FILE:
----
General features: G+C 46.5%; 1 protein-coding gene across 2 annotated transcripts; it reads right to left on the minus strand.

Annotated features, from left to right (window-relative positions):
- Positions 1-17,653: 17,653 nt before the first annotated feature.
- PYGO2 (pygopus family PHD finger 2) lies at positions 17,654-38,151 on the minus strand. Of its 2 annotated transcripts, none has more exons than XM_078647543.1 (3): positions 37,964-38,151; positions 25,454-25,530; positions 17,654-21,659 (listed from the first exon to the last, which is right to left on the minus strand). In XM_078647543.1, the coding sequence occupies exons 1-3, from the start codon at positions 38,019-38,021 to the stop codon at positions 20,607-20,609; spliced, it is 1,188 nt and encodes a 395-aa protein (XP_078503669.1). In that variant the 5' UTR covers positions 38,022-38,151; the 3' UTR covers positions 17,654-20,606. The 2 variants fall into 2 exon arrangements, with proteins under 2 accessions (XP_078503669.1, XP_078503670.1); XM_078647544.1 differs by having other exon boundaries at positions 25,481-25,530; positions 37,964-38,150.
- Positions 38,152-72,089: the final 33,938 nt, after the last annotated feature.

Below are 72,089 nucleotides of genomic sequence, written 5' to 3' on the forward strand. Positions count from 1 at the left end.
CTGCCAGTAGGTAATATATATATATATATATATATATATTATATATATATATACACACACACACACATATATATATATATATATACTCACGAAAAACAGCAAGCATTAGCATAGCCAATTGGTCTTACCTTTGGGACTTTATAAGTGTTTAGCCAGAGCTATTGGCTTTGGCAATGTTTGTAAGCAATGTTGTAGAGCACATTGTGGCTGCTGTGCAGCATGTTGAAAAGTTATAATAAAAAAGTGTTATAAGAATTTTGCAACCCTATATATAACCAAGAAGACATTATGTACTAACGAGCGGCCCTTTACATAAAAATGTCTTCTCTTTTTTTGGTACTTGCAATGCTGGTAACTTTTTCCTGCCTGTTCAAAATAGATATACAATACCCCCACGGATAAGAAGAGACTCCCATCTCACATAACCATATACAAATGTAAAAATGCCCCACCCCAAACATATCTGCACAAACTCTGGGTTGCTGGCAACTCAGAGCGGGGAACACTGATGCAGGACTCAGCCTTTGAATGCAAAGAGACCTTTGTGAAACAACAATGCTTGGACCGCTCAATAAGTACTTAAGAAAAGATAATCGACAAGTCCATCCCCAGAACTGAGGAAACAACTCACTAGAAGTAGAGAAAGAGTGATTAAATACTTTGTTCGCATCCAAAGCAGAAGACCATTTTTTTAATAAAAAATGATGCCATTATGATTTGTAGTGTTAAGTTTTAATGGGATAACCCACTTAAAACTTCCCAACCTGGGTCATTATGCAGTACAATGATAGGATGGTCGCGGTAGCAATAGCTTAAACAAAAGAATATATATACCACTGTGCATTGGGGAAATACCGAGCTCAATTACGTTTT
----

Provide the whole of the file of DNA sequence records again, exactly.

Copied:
General features: G+C 46.5%; 1 protein-coding gene across 2 annotated transcripts; it reads right to left on the minus strand.

Annotated features, from left to right (window-relative positions):
- Positions 1-17,653: 17,653 nt before the first annotated feature.
- PYGO2 (pygopus family PHD finger 2) lies at positions 17,654-38,151 on the minus strand. Of its 2 annotated transcripts, none has more exons than XM_078647543.1 (3): positions 37,964-38,151; positions 25,454-25,530; positions 17,654-21,659 (listed from the first exon to the last, which is right to left on the minus strand). In XM_078647543.1, the coding sequence occupies exons 1-3, from the start codon at positions 38,019-38,021 to the stop codon at positions 20,607-20,609; spliced, it is 1,188 nt and encodes a 395-aa protein (XP_078503669.1). In that variant the 5' UTR covers positions 38,022-38,151; the 3' UTR covers positions 17,654-20,606. The 2 variants fall into 2 exon arrangements, with proteins under 2 accessions (XP_078503669.1, XP_078503670.1); XM_078647544.1 differs by having other exon boundaries at positions 25,481-25,530; positions 37,964-38,150.
- Positions 38,152-72,089: the final 33,938 nt, after the last annotated feature.

Below are 72,089 nucleotides of genomic sequence, written 5' to 3' on the forward strand. Positions count from 1 at the left end.
CTGCCAGTAGGTAATATATATATATATATATATATATATTATATATATATATACACACACACACACATATATATATATATATATACTCACGAAAAACAGCAAGCATTAGCATAGCCAATTGGTCTTACCTTTGGGACTTTATAAGTGTTTAGCCAGAGCTATTGGCTTTGGCAATGTTTGTAAGCAATGTTGTAGAGCACATTGTGGCTGCTGTGCAGCATGTTGAAAAGTTATAATAAAAAAGTGTTATAAGAATTTTGCAACCCTATATATAACCAAGAAGACATTATGTACTAACGAGCGGCCCTTTACATAAAAATGTCTTCTCTTTTTTTGGTACTTGCAATGCTGGTAACTTTTTCCTGCCTGTTCAAAATAGATATACAATACCCCCACGGATAAGAAGAGACTCCCATCTCACATAACCATATACAAATGTAAAAATGCCCCACCCCAAACATATCTGCACAAACTCTGGGTTGCTGGCAACTCAGAGCGGGGAACACTGATGCAGGACTCAGCCTTTGAATGCAAAGAGACCTTTGTGAAACAACAATGCTTGGACCGCTCAATAAGTACTTAAGAAAAGATAATCGACAAGTCCATCCCCAGAACTGAGGAAACAACTCACTAGAAGTAGAGAAAGAGTGATTAAATACTTTGTTCGCATCCAAAGCAGAAGACCATTTTTTTAATAAAAAATGATGCCATTATGATTTGTAGTGTTAAGTTTTAATGGGATAACCCACTTAAAACTTCCCAACCTGGGTCATTATGCAGTACAATGATAGGATGGTCGCGGTAGCAATAGCTTAAACAAAAGAATATATATACCACTGTGCATTGGGGAAATACCGAGCTCAATTACGTTTT